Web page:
The missing seed market: Promoting improved seeds for women farmers

In Ethiopia, a World Bank study found that female farm managers produce 23 percent less yield per hectare compared to their male counterparts. This difference is explained partly by unequal access to information on improved seed varieties and what best agricultural practices to use. Despite half the farming workforce being women, the seed companies do not typically adapt their seed marketing strategy according to gender.

The “Gender-Responsive Approaches for the Promotion of Improved Maize Seed in Africa” guidebook, developed by the International Maize and Wheat Improvement Center (CIMMYT), is filling this gap. Designed for seed companies, extension workers and development organizations, it explains how best to package information about improved seed and farming technologies for men and women, with the goal of increasing adoption rates.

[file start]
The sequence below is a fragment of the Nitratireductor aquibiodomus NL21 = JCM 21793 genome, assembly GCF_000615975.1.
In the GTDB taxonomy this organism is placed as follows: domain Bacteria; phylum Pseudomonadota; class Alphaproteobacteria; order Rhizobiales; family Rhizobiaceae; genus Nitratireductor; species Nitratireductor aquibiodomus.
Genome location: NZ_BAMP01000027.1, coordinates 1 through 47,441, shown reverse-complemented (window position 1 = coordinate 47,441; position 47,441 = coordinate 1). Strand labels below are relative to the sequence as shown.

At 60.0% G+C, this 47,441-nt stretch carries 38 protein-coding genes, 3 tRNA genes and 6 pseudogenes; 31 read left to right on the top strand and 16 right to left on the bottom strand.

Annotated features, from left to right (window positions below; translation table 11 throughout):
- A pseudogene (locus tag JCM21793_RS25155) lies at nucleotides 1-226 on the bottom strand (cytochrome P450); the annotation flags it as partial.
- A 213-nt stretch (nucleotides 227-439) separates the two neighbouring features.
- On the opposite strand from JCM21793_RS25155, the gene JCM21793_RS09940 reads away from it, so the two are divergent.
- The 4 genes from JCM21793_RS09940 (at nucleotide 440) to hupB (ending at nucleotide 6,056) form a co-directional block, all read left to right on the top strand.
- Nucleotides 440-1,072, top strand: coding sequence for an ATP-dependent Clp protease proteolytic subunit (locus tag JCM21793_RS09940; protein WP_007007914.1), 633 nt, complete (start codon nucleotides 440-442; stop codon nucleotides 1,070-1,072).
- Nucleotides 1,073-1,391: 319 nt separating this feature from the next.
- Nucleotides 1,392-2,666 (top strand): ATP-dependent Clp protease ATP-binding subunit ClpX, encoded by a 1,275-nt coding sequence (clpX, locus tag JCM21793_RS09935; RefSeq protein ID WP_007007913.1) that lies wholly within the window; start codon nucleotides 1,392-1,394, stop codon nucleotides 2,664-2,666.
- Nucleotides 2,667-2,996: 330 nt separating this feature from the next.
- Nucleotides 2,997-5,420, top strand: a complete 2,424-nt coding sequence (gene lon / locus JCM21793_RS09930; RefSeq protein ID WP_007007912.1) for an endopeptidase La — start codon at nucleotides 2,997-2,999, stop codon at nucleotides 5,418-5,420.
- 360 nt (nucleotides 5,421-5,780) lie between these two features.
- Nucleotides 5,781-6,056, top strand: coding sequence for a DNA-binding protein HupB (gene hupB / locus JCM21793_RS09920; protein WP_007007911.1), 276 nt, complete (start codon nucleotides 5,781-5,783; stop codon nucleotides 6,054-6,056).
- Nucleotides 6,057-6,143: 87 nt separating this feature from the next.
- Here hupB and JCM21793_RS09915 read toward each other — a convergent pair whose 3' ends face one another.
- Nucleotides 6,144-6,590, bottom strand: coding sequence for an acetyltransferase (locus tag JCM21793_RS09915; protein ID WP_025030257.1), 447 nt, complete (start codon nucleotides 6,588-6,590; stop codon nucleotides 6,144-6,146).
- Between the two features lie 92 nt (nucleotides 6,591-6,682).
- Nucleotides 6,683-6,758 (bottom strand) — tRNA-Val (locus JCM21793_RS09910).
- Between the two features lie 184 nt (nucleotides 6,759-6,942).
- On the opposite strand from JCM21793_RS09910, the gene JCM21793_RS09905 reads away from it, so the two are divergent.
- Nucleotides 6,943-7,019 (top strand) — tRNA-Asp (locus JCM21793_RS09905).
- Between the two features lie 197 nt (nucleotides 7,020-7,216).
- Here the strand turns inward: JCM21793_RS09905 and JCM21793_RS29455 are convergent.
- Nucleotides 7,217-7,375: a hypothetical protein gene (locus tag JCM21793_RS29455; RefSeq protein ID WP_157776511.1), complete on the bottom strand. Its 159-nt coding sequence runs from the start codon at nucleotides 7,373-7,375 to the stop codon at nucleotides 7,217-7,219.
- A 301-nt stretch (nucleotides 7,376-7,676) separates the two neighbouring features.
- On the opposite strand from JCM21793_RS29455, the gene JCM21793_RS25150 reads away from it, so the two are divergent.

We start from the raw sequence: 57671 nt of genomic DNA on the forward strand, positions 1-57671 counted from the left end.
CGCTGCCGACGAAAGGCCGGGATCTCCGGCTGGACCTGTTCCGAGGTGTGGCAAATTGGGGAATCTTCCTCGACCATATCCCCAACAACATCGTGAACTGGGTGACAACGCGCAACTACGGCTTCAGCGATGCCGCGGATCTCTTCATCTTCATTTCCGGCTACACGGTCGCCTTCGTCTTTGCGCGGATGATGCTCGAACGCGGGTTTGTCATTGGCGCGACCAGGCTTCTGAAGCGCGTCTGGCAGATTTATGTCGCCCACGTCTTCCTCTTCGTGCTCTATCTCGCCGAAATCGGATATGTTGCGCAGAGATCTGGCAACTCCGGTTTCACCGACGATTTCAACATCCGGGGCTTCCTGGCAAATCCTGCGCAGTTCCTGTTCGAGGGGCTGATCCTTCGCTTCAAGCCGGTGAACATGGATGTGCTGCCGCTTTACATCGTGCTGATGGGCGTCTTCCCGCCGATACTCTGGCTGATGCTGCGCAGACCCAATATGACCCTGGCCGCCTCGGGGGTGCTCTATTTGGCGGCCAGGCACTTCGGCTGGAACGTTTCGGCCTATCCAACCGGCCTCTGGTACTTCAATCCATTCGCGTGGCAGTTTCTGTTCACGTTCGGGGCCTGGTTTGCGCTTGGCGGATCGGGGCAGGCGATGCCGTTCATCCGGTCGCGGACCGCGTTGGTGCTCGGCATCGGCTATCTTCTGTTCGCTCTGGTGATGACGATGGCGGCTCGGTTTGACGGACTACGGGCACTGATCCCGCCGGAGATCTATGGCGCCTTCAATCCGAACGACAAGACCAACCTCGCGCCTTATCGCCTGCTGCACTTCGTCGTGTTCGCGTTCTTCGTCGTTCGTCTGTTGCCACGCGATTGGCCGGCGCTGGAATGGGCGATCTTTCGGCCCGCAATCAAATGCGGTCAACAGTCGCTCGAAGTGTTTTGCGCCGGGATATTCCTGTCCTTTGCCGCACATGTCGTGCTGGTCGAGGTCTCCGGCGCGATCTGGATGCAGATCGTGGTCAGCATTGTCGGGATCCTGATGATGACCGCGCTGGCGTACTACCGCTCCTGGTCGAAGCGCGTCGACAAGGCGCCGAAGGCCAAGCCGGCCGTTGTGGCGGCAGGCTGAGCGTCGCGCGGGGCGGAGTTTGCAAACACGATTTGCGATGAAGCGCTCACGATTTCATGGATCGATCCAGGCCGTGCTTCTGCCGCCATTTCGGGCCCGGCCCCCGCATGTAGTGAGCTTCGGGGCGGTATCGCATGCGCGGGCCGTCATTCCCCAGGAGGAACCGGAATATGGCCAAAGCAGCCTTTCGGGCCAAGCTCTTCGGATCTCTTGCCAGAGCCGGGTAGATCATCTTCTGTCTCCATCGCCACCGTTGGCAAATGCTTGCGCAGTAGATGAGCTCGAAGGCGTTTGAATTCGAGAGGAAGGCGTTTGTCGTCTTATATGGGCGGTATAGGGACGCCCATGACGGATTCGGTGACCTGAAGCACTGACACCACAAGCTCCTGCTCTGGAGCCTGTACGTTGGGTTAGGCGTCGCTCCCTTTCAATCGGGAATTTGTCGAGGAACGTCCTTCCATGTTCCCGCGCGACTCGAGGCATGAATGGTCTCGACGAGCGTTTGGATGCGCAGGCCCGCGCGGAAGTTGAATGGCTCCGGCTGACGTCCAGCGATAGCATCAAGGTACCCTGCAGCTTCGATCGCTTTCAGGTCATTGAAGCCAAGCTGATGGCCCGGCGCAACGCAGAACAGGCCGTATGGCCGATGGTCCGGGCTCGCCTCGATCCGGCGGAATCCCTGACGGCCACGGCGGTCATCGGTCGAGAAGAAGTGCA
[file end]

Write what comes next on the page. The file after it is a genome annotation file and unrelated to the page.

“Since seeing is believing, the field demonstrations approach allows farmers to witness firsthand how well improved seed varieties perform on their farms right from planting to harvesting, compared to old or other varieties,” said Rahma Adam, gender and development specialist at CIMMYT. “But too often, not enough care is given in the selection of women as lead farmers. This minimizes opportunities for reaching out to more women.”